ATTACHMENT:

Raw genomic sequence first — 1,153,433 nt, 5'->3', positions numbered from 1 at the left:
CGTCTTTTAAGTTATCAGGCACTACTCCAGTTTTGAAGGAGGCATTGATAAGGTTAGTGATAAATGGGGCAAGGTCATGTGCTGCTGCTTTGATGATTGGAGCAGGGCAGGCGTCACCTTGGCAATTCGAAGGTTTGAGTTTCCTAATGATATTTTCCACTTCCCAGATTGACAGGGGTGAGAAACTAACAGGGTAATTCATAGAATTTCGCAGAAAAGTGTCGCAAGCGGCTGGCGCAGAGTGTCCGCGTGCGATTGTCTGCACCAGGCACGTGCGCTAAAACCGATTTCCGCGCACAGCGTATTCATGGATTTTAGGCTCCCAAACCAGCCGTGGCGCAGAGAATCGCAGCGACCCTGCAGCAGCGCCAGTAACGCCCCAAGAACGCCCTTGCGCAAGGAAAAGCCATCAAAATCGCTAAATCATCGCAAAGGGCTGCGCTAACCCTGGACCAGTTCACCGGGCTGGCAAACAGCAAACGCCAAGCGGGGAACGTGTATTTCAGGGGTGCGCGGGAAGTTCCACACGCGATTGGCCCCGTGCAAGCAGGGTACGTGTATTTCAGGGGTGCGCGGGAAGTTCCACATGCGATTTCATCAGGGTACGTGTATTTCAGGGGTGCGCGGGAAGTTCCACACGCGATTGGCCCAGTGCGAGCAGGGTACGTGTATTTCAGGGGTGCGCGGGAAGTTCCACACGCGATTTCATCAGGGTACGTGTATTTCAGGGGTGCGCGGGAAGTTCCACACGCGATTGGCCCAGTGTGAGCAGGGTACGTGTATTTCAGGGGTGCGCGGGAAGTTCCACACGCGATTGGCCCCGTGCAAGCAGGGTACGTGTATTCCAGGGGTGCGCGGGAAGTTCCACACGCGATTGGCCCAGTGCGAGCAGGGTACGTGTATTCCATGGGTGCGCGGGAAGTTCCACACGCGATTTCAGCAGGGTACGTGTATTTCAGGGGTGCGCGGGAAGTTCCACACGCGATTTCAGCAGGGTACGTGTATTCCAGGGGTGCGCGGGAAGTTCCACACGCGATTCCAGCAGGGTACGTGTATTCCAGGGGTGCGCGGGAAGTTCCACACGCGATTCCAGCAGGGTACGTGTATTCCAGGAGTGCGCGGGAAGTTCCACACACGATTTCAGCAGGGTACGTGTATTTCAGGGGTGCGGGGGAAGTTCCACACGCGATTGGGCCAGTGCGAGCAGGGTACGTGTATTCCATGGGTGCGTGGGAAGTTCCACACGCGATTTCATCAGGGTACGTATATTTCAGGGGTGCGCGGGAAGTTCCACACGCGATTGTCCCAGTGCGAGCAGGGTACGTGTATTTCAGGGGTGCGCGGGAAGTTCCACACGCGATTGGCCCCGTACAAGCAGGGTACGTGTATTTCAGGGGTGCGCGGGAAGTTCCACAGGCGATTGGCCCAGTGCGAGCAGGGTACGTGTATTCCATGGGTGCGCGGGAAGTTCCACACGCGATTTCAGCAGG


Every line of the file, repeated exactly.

Raw genomic sequence first — 1,153,433 nt, 5'->3', positions numbered from 1 at the left:
CGTCTTTTAAGTTATCAGGCACTACTCCAGTTTTGAAGGAGGCATTGATAAGGTTAGTGATAAATGGGGCAAGGTCATGTGCTGCTGCTTTGATGATTGGAGCAGGGCAGGCGTCACCTTGGCAATTCGAAGGTTTGAGTTTCCTAATGATATTTTCCACTTCCCAGATTGACAGGGGTGAGAAACTAACAGGGTAATTCATAGAATTTCGCAGAAAAGTGTCGCAAGCGGCTGGCGCAGAGTGTCCGCGTGCGATTGTCTGCACCAGGCACGTGCGCTAAAACCGATTTCCGCGCACAGCGTATTCATGGATTTTAGGCTCCCAAACCAGCCGTGGCGCAGAGAATCGCAGCGACCCTGCAGCAGCGCCAGTAACGCCCCAAGAACGCCCTTGCGCAAGGAAAAGCCATCAAAATCGCTAAATCATCGCAAAGGGCTGCGCTAACCCTGGACCAGTTCACCGGGCTGGCAAACAGCAAACGCCAAGCGGGGAACGTGTATTTCAGGGGTGCGCGGGAAGTTCCACACGCGATTGGCCCCGTGCAAGCAGGGTACGTGTATTTCAGGGGTGCGCGGGAAGTTCCACATGCGATTTCATCAGGGTACGTGTATTTCAGGGGTGCGCGGGAAGTTCCACACGCGATTGGCCCAGTGCGAGCAGGGTACGTGTATTTCAGGGGTGCGCGGGAAGTTCCACACGCGATTTCATCAGGGTACGTGTATTTCAGGGGTGCGCGGGAAGTTCCACACGCGATTGGCCCAGTGTGAGCAGGGTACGTGTATTTCAGGGGTGCGCGGGAAGTTCCACACGCGATTGGCCCCGTGCAAGCAGGGTACGTGTATTCCAGGGGTGCGCGGGAAGTTCCACACGCGATTGGCCCAGTGCGAGCAGGGTACGTGTATTCCATGGGTGCGCGGGAAGTTCCACACGCGATTTCAGCAGGGTACGTGTATTTCAGGGGTGCGCGGGAAGTTCCACACGCGATTTCAGCAGGGTACGTGTATTCCAGGGGTGCGCGGGAAGTTCCACACGCGATTCCAGCAGGGTACGTGTATTCCAGGGGTGCGCGGGAAGTTCCACACGCGATTCCAGCAGGGTACGTGTATTCCAGGAGTGCGCGGGAAGTTCCACACACGATTTCAGCAGGGTACGTGTATTTCAGGGGTGCGGGGGAAGTTCCACACGCGATTGGGCCAGTGCGAGCAGGGTACGTGTATTCCATGGGTGCGTGGGAAGTTCCACACGCGATTTCATCAGGGTACGTATATTTCAGGGGTGCGCGGGAAGTTCCACACGCGATTGTCCCAGTGCGAGCAGGGTACGTGTATTTCAGGGGTGCGCGGGAAGTTCCACACGCGATTGGCCCCGTACAAGCAGGGTACGTGTATTTCAGGGGTGCGCGGGAAGTTCCACAGGCGATTGGCCCAGTGCGAGCAGGGTACGTGTATTCCATGGGTGCGCGGGAAGTTCCACACGCGATTTCAGCAGG